How We Live Now
The apartment in which I grew up, which encompassed a full floor in a venerable Park Avenue co-op, had three master bathrooms. Each of them opened into two bedrooms, but none had outside access. For most of my childhood there were seven of us living there: four kids, two parents, and a nanny. I shared a bathroom with whomever: now one brother, now another, now my stepfather, now the dinner guests who came tromping through my bedroom to use the facilities since there was no powder room. My mother shared with my father, then the nanny. No one had his or her own bathroom, and no one considered that a form of child abuse! What we did have was a grand foyer, four or five big bedrooms, a service hall capacious enough for basketball, and enormous entertaining rooms with elaborate moldings and 12’ ceilings.
As I go from new condo to new condo in my work, I am struck over and over by how space allocation has changed during the past 50 years. Today’s condo may or may not have a grand foyer, but it certainly has at least as many bathrooms as bedrooms and usually several more. The master bathroom is reliably enormous, as are the master bedroom closets, frequently at the expense of the secondary bedrooms, which often seem to me to be no bigger than the master bath! Apparently kids or guests don’t need a whole lot of space as long as Mom and Dad can bathe or shower surrounded by a luxurious expanse of marble with some fancy Italian name. But the kids do each get a bath of their own, replete with fixtures bearing fancy German names. And the kitchens – although one still sees plenty of galley or open kitchens (I am not a particular fan of either, but I like rooms) they too always carry the top brand names. What new condo does not have a SubZero fridge, a Viking range, and lacquered cabinets which seem to magically open on invisible hinges when you so much as look at them? Sometimes it seems as if the brand name fixtures and finishes matter more than the apartment itself.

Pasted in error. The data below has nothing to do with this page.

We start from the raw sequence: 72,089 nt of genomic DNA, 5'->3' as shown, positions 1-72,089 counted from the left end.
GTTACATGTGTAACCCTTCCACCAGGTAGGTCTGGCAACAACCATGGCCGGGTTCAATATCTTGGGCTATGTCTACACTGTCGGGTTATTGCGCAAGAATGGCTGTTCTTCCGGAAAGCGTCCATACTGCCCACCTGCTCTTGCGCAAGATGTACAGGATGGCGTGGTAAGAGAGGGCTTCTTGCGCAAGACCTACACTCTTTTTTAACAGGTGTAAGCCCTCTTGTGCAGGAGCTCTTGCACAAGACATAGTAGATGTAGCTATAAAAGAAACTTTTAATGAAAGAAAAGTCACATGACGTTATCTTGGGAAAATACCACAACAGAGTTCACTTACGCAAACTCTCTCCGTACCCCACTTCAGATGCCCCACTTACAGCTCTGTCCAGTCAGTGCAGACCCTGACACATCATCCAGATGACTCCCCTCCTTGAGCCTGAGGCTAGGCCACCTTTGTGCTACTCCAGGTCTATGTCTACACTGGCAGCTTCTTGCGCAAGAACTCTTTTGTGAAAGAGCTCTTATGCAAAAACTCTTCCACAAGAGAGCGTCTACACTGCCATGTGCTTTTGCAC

The popularity of Robert A.M. Stern (who seems to be today’s go-to architect for new apartments) reflects his deep understanding of aspirational floor plans. Most of his work respects the conventions of the great pre-war apartments while updating them for modern urban life. He understands that an all-glass façade simply means no privacy for an urban dweller. He understands that the foyer is not, in fact, wasted space but an entry that sets the tone for the entire apartment. He, like me, prefers rooms to wide open spaces. He essentially designs traditional apartments with modern amenities. His bathrooms are big, but they don’t exceed the size of the secondary bedrooms. Many have libraries or TV rooms or family rooms. His bigger units have dining rooms – and as it turns out, they are NOT obsolete, no matter what you may have heard. Buyers love having dining rooms for the holidays and tend to use them as multi-purpose spaces with offices or TV rooms the rest of the time. These apartments tend to merge the best of new and old design.
Over the course of my career I have watched the evolution of space deployment in the New York apartment market. The pre-wars, with their grand entertaining spaces and small bathrooms and often cramped kitchens, and which, to my mother’s generation of old New Yorkers, were the only sort of apartment to inhabit. The more “efficient” apartments of the 60’s and 70’s with their lack of foyers, their galley kitchens and low ceilings. The loft years – industrial, with the fewer partitions the better. And now, in recent decades, the gradual return to the high ceilings and spacious layouts of 90 years earlier, increasingly complete with every technological convenience and marble, marble, marble. Each decade brings its own rejection of and embrace of ideas from the past. And we never know what is around the corner.